Before 1922, most observations of diabetes in medical history didn’t stretch much further than the acknowledgement of a ‘sweet urine’ that, according to a legendary Roman academic, could make life “short, disgusting, and painful.”
So when Canadian physician Sir Frederick Banting and his American medical assistant Dr. Charles H. Best created insulin in Toronto, treatment of the disease was absolutely transformed, likely saving tens of millions of human lives.
“Basically, too few people with diabetes actually know the true story of how insulin was discovered.”
Yet while insulin has been described as “arguably the greatest medical miracle of this century,” the scarcely believable story behind its discovery is not well known.
Guided by a great research partnership that started with the toss of a coin, and ended with a plane crash, it weaves its way from post-World War I Toronto to Stockholm, where a Nobel Prize in medicine was, most likely, unjustly awarded.
With the daughter of a United States Supreme Court Chief Justice, a far-right Romanian scientist, who—but for the War—may have actually beaten Banting and Best to insulin, and a dog called Majorie, the supporting cast suits the ride.
“The story is fundamentally dramatic – it is both a race against time, and a parable about friendship, animosity, human imperfection, chance, and the nature of human endeavor,” Neil Fleming, an English writer seeking to produce a film on part of insulin’s discovery, told Healthline last year.
“Basically, too few people with diabetes actually know the true story of how insulin was discovered.”
Diabetes now, and then
Though it does indicate the improving powers of medical observation and research from the 6th century BC onwards, diet is probably a significant reason diabetes was rare in antiquity.
With added sugars making up 14 percent of the average American’s daily calorie intake (the recommended limit is 10), it is widespread now.
This year, the Centers of Disease Control and Prevention (CDC) reported that more than 120 million Americans suffer from either prediabetes or diabetes. Around 34.2 million (10.2 percent of the overall population) are likely to have either type 1 or 2 diabetes, which was the seventh leading cause of death in the U.S, in 2015.
“More than a third of U.S. adults have prediabetes, and the majority don’t know it,” Dr. Brenda Fitzgerald, then the CDC’s director, said, in 2017.
“Now, more than ever, we must step up our efforts to reduce the burden of this serious disease.”
The first references of what was likely diabetes were made by Egyptian scholars around 552 BC, with Chinese and Indian academics observing diabetes mellitus around the same time.
“…an affliction that is not very frequent … being a melting down of the flesh and limbs into the urine … life is short, disgusting and painful.”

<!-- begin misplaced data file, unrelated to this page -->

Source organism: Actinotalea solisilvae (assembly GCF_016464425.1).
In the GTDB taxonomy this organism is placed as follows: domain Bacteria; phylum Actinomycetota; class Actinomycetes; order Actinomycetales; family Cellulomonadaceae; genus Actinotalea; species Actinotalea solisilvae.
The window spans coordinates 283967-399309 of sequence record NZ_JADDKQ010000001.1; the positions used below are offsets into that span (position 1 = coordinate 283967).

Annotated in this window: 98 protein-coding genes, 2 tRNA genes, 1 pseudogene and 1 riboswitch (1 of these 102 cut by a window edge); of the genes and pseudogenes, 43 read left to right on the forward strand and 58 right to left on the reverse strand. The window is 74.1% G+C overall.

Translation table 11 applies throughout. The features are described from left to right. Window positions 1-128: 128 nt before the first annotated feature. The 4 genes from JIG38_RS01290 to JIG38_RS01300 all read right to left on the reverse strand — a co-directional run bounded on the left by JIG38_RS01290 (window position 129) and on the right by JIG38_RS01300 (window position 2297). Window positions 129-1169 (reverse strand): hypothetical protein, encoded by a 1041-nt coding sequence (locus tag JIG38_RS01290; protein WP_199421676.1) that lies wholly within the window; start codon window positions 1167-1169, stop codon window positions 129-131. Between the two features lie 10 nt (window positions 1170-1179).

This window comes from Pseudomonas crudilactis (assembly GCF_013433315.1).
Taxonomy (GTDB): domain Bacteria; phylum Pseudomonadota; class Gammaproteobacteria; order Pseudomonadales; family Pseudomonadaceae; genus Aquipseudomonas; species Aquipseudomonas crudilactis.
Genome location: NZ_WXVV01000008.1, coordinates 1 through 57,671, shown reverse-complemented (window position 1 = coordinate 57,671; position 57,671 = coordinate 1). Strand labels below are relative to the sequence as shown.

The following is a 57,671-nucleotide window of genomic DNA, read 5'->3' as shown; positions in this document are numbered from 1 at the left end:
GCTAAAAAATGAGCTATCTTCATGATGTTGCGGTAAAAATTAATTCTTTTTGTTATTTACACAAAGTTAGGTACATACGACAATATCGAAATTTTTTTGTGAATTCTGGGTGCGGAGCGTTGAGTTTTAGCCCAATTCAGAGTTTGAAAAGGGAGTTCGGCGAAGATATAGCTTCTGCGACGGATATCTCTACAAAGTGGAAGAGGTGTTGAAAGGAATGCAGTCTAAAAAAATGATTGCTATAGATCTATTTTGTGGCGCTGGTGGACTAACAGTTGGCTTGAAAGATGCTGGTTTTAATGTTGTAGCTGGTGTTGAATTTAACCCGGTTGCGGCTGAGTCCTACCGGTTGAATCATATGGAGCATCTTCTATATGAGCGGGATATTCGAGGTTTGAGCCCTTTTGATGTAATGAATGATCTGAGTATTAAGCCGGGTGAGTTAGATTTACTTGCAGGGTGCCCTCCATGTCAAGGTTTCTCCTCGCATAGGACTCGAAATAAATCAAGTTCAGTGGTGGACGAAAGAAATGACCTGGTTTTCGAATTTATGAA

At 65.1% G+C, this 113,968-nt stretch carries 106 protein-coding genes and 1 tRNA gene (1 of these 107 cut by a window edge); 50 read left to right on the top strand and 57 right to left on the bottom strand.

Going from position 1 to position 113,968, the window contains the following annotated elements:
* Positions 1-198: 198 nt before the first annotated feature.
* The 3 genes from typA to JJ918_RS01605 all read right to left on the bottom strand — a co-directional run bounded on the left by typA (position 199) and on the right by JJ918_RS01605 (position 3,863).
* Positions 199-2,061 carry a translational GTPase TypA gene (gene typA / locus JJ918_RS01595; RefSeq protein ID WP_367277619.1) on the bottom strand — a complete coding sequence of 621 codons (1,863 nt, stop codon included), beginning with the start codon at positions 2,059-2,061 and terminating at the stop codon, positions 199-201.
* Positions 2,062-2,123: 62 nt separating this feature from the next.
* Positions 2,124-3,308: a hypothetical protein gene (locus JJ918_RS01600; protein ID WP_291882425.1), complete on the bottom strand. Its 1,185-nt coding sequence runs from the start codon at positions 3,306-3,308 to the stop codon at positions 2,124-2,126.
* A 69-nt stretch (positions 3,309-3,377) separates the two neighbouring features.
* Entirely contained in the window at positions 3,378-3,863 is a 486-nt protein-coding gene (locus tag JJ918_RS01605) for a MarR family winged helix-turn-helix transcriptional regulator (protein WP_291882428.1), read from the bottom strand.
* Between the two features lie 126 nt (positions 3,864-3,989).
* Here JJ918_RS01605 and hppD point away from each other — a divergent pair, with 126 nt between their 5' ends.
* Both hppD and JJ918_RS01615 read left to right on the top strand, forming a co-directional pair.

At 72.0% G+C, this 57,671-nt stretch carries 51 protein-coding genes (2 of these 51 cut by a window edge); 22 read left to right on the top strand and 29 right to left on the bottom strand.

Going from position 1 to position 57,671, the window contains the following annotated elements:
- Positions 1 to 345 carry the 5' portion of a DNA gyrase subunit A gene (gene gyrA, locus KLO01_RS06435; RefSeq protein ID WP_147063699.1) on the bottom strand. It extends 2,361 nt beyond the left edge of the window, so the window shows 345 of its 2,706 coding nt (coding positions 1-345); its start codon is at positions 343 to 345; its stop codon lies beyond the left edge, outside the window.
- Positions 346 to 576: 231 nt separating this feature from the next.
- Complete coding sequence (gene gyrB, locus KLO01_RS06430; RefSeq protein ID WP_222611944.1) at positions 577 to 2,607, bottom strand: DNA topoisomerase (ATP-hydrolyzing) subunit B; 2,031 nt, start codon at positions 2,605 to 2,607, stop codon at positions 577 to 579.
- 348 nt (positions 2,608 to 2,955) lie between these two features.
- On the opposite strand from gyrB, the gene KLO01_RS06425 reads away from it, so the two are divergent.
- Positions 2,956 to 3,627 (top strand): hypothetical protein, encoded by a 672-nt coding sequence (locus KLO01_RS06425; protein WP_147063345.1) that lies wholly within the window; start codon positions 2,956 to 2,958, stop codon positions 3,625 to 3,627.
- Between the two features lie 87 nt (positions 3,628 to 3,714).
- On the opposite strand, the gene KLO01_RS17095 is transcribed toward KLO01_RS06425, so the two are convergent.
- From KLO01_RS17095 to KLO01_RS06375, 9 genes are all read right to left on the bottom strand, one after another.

All noted that those suffering from diabetes endured a constant flow of ‘sweet urine.’ In the 1st century BC, Rome’s Demetrius of Apameia is credited in introducing the term ‘diabetes,’ which is derived from the Ionic meaning to ‘pass or run through.’
In the 2nd century AD, Areteus of Cappadocia wrote ‘what is considered the first accurate clinical description of diabetes.’
The rare illness, he observed, was “an affliction that is not very frequent … being a melting down of the flesh and limbs into the urine … life is short, disgusting and painful … thirst unquenchable … the kidneys and bladder never stop making water … it may be something pernicious, derived from other diseases, which attack the bladder and kidneys.”
Though Indian academics were able to differentiate what we now recognize as type 1 and 2 diabetes by the 5th century AD, ancient Roman research “dominated most of the prevailing concepts of diabetes as a disease of the kidneys over the next 1500 years.”
The race to discover insulin
The discovery of insulin had its real roots in the 1770s, when English physician Dr. Matthew Hobson showed that ‘sweet urine’ was caused by sugar, and ‘preceded and accompanied by sugar in the blood.’
German research around the pancreas, especially the sugar-regulating islets of Langerhans, in the late 19th century set the stage for the race to develop insulin in the coming decades.
The son of an Ontario farmer, Banting was a Toronto orthopedic surgeon who lectured part-time at the University of Toronto, when he started seriously researching the pancreas in 1920.
He “had the idea of isolating pancreatic islet extracts by ligating the pancreatic duct of dogs, keeping them alive until the acini degenerated, leaving the islets for isolation.”
Banting recruited the help of Professor John Macleod, the University’s head of physiology, who would grant him lab space, ten dogs for experimentation, a research assistant— Best, then a 21-year-old medical student from Maine—and guidance and advice whenever it was required.
Amazingly, Best’s involvement in the research had been decided by the flip of a coin.
In the summer of 1921, he and fellow student Edward Clark Noble tossed for who would help Banting for the first month of his work. Best won.
His easy friendship and professional connection with Banting meant Best stayed on, consigning Noble, who played a small but important role in the discovery of vinca alkaloids, to the dustbin of medical history.
Nicolae Constantin Paulescu would join him, despite making gigantic strides in isolating a substance that would include insulin, in the preceding decade.
By 1916, Paulescu, a Romanian scientist, had isolated an aqueous pancreatic extract that, when injected into diabetic dogs, reduced sugar levels.
Calling it ‘pancreine’, his research was put on hold for several years after he was drafted into the Romanian Army for World War I. The delays would prove costly for Paulescu, a proto-facist who engaged in anti-semitic hate speech.
Success, fallout, and the Chief Justice’s daughter
Bunting and Best’s insulin work began in earnest at the University of Toronto in May 1921.